Propranolol was first introduced as a blood pressure drug 50 years ago and about 40 years ago it was discovered to be effective for the prevention of migraines. This is quite a remarkable drug because it is also used for rapid heart beat, heart attacks, tremor, and performance anxiety. Public speakers, musicians, and others take a small dose before performances and the drug reduces the physical stress responses such as sweating, tremulousness, weakness, and other. Blinded studies showed that musicians perform better when given a beta blocker compared to musicians who are given a placebo pill.
Since the introduction of propranolol, another two dozen beta blockers have been developed. The newer, so called selective beta blockers (they attach to only one type of stress receptor) tend to have fewer side effects than propranolol and other non-selective beta blockers. Selective beta blockers can be given to patients with well-controlled asthma, while non-selective ones can cause an asthma attack.
Recent studies have shown that chronic stress promotes the growth and spread of cancers. Researchers at MD Anderson Cancer Center decided to review the records of 1,425 patients who were treated for ovarian cancer at four hospitals between 2000 and 2010. Of these, 268 had been treated with a beta blocker while receiving chemotherapy for their ovarian cancer. The average survival of those who were on a beta blocker was 48 months compared to 42 months for those who were not. A more dramatic difference was found between those who were taking a non-selective beta blocker (propranolol in almost all cases): they lived 95 months – twice as long as women not on a beta blocker.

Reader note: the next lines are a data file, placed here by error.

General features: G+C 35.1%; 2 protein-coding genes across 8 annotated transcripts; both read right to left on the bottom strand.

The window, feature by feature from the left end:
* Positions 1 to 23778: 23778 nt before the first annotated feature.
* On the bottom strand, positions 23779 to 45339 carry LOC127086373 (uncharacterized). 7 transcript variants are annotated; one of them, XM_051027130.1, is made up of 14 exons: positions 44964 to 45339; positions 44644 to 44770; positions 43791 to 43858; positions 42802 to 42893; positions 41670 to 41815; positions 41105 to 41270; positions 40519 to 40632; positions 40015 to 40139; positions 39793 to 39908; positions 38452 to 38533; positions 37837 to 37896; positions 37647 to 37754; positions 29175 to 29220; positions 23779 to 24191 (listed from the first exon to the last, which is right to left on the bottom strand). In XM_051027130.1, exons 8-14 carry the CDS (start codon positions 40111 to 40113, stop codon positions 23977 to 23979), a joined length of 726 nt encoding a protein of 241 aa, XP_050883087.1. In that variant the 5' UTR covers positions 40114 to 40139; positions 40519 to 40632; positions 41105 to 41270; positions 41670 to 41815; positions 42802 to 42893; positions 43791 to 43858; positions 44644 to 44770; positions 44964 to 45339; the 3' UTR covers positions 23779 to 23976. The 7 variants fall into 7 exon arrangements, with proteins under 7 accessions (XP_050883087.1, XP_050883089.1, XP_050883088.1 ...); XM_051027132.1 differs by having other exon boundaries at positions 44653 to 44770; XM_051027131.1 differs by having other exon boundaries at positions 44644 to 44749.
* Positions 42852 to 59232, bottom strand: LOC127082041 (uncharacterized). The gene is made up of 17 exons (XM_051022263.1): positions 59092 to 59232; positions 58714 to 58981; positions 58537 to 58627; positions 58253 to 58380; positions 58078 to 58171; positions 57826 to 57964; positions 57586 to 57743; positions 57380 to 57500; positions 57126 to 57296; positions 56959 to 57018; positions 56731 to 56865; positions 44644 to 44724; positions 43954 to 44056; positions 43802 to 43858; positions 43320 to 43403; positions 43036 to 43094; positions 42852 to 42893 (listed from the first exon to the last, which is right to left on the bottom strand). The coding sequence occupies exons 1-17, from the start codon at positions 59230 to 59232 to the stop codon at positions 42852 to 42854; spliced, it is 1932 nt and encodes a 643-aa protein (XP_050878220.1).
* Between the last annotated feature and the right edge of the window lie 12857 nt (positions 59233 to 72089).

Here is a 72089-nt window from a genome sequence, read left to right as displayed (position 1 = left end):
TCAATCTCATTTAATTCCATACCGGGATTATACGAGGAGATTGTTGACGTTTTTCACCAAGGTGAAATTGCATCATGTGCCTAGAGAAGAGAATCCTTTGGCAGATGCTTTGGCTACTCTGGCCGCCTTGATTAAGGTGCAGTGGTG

Considering these findings, if I decide to prescribe a beta blocker, I may start prescribing propranolol as the first-line drug for the prevention of migraines. And only if the patient has side effects, will I switch them to a selective beta blocker, such as atenolol or nebivolol (Bystolic). Common side effects of beta blockers are fatigue and dizziness from a drop in blood pressure and difficulty exercising because the heart rate cannot increase high enough to provide for the increase in demand for oxygen. Because regular aerobic exercise is my first recommendation for the prevention of migraines, I tend to reserve beta blockers for patients whose blood pressure is high or at the high end of normal range, whose pulse is fast, and for those who fail other preventive drugs and Botox (however, most insurers approve Botox for chronic migraines only if the patient fails 2 or 3 preventive drugs, including a beta blocker).Read More